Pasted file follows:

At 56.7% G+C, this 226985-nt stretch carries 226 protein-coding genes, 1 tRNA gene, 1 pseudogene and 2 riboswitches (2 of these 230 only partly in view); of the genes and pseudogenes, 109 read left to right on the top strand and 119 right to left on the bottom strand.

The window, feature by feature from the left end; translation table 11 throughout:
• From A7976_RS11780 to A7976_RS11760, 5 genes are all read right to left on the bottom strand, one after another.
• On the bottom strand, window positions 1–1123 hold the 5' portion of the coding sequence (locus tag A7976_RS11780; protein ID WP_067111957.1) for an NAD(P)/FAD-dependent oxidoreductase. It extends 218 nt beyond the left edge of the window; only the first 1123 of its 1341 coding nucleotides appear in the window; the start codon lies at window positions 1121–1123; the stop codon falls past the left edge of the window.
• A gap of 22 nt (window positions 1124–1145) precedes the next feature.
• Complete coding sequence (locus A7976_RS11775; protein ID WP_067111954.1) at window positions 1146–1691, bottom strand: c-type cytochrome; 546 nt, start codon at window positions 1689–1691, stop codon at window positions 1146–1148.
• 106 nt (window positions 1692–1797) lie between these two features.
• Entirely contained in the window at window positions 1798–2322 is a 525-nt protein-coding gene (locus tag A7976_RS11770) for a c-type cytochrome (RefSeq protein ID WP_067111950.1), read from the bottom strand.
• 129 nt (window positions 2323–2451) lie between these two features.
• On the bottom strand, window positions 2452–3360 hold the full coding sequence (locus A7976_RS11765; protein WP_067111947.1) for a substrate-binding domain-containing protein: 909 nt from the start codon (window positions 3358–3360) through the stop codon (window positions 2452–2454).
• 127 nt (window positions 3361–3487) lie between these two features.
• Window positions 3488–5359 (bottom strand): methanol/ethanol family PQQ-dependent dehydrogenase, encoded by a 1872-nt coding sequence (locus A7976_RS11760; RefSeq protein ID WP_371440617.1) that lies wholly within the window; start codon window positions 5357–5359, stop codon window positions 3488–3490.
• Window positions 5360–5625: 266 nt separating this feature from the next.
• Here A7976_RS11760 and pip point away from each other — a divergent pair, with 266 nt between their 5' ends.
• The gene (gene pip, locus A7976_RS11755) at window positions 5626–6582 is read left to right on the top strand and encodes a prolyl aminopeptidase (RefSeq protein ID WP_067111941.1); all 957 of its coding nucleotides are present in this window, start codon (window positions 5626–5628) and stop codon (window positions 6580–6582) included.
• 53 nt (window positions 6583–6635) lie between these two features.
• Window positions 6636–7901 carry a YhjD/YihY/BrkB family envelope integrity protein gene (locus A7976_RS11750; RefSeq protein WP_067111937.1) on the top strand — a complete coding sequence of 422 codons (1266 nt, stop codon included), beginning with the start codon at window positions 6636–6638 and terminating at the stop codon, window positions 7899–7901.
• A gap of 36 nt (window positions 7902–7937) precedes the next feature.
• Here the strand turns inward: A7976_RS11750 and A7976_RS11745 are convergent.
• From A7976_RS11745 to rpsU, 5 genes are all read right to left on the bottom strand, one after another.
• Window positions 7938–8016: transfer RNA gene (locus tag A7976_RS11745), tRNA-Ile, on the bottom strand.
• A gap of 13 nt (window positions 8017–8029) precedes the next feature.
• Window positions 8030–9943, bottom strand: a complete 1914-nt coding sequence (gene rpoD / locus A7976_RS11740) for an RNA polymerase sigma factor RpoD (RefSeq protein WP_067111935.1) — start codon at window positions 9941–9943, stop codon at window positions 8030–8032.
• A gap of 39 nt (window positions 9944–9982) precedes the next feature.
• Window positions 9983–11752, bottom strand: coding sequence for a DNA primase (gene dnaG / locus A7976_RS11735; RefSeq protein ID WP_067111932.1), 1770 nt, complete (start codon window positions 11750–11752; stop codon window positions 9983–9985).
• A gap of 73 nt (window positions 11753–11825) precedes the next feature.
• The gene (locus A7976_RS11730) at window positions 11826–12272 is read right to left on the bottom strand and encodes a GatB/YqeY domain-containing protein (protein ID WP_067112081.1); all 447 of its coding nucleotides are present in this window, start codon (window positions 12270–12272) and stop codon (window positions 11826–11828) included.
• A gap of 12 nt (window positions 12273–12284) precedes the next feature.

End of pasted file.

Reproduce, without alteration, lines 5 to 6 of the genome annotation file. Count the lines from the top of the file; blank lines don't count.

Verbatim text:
• A gap of 22 nt (window positions 1124–1145) precedes the next feature.
• Complete coding sequence (locus A7976_RS11775; protein ID WP_067111954.1) at window positions 1146–1691, bottom strand: c-type cytochrome; 546 nt, start codon at window positions 1689–1691, stop codon at window positions 1146–1148.